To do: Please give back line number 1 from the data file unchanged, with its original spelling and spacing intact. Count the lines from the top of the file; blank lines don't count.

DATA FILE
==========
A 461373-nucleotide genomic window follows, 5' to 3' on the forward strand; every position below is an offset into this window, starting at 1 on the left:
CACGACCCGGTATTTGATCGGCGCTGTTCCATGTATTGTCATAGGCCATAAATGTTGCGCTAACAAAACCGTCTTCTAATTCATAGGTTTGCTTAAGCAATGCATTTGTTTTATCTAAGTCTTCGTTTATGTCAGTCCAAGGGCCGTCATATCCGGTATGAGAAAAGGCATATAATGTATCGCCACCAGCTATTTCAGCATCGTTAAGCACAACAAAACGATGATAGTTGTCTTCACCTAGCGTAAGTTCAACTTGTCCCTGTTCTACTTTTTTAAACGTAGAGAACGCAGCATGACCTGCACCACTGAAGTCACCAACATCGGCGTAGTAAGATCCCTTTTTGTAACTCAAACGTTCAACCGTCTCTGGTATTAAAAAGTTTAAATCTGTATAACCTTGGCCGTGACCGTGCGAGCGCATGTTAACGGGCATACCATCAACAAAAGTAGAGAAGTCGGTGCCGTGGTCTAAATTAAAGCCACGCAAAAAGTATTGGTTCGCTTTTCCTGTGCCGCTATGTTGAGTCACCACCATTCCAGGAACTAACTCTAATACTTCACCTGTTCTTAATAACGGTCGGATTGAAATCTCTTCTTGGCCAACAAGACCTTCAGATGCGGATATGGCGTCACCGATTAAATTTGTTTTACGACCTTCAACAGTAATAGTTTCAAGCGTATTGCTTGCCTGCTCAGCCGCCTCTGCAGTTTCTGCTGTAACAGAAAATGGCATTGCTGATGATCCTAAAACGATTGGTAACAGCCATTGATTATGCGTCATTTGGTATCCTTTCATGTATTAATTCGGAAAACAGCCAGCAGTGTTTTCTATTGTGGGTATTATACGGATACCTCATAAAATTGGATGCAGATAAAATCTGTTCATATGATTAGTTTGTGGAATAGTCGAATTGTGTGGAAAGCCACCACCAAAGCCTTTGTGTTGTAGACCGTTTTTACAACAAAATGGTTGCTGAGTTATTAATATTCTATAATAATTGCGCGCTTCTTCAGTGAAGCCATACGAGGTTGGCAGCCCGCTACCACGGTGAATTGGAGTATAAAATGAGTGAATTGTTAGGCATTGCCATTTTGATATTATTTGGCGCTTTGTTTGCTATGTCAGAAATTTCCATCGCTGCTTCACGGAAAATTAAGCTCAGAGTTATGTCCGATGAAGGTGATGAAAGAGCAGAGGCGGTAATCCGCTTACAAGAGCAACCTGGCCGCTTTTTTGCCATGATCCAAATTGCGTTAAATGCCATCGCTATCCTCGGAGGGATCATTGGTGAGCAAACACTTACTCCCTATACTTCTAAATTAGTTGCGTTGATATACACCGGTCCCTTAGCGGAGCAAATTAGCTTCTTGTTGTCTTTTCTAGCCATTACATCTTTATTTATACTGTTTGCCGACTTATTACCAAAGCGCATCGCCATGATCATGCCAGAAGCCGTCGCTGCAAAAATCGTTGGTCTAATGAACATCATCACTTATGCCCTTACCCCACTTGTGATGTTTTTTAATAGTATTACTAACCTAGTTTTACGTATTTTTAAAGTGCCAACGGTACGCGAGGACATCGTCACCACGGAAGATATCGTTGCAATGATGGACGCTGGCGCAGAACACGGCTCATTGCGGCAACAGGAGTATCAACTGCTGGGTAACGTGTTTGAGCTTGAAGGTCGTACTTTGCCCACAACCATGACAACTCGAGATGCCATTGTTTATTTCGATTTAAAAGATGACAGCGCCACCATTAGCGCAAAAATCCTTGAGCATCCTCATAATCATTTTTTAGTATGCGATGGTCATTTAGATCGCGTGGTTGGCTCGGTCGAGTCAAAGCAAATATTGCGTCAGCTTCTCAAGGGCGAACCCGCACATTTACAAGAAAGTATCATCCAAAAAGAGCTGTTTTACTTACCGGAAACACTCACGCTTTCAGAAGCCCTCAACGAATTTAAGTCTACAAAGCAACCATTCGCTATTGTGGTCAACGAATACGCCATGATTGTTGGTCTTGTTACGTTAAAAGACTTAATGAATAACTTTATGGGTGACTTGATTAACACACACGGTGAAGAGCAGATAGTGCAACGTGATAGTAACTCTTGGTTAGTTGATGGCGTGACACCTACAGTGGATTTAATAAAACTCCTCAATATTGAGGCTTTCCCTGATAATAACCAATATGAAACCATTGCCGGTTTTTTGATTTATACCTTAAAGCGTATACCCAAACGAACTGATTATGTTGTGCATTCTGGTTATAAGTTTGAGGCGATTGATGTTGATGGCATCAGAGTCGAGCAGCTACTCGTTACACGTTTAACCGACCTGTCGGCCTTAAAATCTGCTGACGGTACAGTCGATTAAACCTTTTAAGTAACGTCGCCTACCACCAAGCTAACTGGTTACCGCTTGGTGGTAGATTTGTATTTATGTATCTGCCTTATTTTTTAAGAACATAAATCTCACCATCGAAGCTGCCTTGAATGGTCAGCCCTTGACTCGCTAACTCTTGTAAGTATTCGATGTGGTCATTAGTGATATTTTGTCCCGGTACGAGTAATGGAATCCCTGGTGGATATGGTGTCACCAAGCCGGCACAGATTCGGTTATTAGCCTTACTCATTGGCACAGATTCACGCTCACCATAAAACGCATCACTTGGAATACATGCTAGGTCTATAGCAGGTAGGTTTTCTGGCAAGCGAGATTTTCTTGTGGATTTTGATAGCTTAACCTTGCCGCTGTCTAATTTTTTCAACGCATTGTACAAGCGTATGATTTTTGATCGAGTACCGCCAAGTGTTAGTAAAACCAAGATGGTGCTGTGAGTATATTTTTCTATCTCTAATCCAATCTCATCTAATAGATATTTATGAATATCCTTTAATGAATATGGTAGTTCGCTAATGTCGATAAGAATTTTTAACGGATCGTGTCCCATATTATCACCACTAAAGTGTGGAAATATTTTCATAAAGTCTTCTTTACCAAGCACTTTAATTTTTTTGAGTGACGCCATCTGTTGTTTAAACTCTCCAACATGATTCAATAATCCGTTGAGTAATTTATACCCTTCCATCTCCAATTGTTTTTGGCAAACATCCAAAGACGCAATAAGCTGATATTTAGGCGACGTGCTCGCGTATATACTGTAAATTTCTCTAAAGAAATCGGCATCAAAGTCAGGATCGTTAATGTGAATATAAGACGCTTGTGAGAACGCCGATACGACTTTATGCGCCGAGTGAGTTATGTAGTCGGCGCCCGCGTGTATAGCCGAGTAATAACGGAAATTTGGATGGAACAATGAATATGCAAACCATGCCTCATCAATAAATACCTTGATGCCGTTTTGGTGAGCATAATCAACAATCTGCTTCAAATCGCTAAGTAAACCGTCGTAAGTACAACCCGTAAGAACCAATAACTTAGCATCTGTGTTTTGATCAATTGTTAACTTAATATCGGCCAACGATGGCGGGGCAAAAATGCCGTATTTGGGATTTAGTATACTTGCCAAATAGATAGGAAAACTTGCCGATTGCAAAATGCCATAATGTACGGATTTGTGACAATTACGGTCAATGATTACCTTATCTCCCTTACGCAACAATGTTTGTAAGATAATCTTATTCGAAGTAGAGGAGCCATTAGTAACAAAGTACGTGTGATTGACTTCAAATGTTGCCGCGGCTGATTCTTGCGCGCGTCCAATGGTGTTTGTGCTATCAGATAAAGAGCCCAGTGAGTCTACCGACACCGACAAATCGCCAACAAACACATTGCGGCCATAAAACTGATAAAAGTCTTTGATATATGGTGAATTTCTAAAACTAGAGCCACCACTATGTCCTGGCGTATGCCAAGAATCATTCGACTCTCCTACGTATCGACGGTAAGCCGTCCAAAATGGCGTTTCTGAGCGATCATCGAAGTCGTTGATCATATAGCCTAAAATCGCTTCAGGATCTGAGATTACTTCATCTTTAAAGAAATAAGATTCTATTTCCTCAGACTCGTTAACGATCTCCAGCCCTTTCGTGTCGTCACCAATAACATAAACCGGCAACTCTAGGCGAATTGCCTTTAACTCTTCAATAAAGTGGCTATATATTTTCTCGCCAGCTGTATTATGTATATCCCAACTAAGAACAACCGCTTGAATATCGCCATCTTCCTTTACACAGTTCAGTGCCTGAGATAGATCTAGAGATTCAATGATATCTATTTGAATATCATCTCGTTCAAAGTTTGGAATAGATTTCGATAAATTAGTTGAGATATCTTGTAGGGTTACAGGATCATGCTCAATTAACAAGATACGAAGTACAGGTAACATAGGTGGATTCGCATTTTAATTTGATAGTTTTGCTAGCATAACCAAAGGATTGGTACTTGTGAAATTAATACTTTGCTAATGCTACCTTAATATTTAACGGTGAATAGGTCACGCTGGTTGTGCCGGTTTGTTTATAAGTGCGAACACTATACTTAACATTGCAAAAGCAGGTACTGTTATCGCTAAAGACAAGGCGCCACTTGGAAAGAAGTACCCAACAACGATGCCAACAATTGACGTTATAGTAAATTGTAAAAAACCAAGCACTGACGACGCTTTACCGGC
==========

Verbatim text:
A 461373-nucleotide genomic window follows, 5' to 3' on the forward strand; every position below is an offset into this window, starting at 1 on the left: